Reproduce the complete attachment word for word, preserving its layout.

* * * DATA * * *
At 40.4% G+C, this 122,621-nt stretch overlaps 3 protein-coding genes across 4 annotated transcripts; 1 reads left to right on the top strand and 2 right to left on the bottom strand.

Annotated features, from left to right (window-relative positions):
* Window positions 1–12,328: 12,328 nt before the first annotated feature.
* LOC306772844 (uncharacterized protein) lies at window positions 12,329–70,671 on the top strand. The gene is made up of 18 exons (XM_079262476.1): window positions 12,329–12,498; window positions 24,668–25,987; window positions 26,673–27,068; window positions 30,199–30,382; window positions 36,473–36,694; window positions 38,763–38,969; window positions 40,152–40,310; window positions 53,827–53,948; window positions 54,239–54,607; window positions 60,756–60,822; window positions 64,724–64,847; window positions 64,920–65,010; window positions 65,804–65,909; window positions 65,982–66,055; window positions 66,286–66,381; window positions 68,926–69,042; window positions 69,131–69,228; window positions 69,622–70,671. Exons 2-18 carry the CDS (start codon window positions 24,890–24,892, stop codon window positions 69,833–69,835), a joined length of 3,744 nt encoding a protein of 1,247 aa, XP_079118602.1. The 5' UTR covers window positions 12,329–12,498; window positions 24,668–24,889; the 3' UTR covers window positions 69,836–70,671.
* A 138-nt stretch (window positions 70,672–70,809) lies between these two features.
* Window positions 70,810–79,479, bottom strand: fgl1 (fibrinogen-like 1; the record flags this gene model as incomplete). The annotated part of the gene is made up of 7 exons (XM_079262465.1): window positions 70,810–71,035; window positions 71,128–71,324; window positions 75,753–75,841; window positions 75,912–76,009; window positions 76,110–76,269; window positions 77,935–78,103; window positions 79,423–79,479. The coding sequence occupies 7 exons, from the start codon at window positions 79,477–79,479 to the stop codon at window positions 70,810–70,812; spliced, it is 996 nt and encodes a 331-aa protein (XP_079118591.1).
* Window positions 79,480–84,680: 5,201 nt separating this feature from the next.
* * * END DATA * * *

At 40.4% G+C, this 122,621-nt stretch overlaps 3 protein-coding genes across 4 annotated transcripts; 1 reads left to right on the top strand and 2 right to left on the bottom strand.

Annotated features, from left to right (window-relative positions):
* Window positions 1–12,328: 12,328 nt before the first annotated feature.
* LOC306772844 (uncharacterized protein) lies at window positions 12,329–70,671 on the top strand. The gene is made up of 18 exons (XM_079262476.1): window positions 12,329–12,498; window positions 24,668–25,987; window positions 26,673–27,068; window positions 30,199–30,382; window positions 36,473–36,694; window positions 38,763–38,969; window positions 40,152–40,310; window positions 53,827–53,948; window positions 54,239–54,607; window positions 60,756–60,822; window positions 64,724–64,847; window positions 64,920–65,010; window positions 65,804–65,909; window positions 65,982–66,055; window positions 66,286–66,381; window positions 68,926–69,042; window positions 69,131–69,228; window positions 69,622–70,671. Exons 2-18 carry the CDS (start codon window positions 24,890–24,892, stop codon window positions 69,833–69,835), a joined length of 3,744 nt encoding a protein of 1,247 aa, XP_079118602.1. The 5' UTR covers window positions 12,329–12,498; window positions 24,668–24,889; the 3' UTR covers window positions 69,836–70,671.
* A 138-nt stretch (window positions 70,672–70,809) lies between these two features.
* Window positions 70,810–79,479, bottom strand: fgl1 (fibrinogen-like 1; the record flags this gene model as incomplete). The annotated part of the gene is made up of 7 exons (XM_079262465.1): window positions 70,810–71,035; window positions 71,128–71,324; window positions 75,753–75,841; window positions 75,912–76,009; window positions 76,110–76,269; window positions 77,935–78,103; window positions 79,423–79,479. The coding sequence occupies 7 exons, from the start codon at window positions 79,477–79,479 to the stop codon at window positions 70,810–70,812; spliced, it is 996 nt and encodes a 331-aa protein (XP_079118591.1).
* Window positions 79,480–84,680: 5,201 nt separating this feature from the next.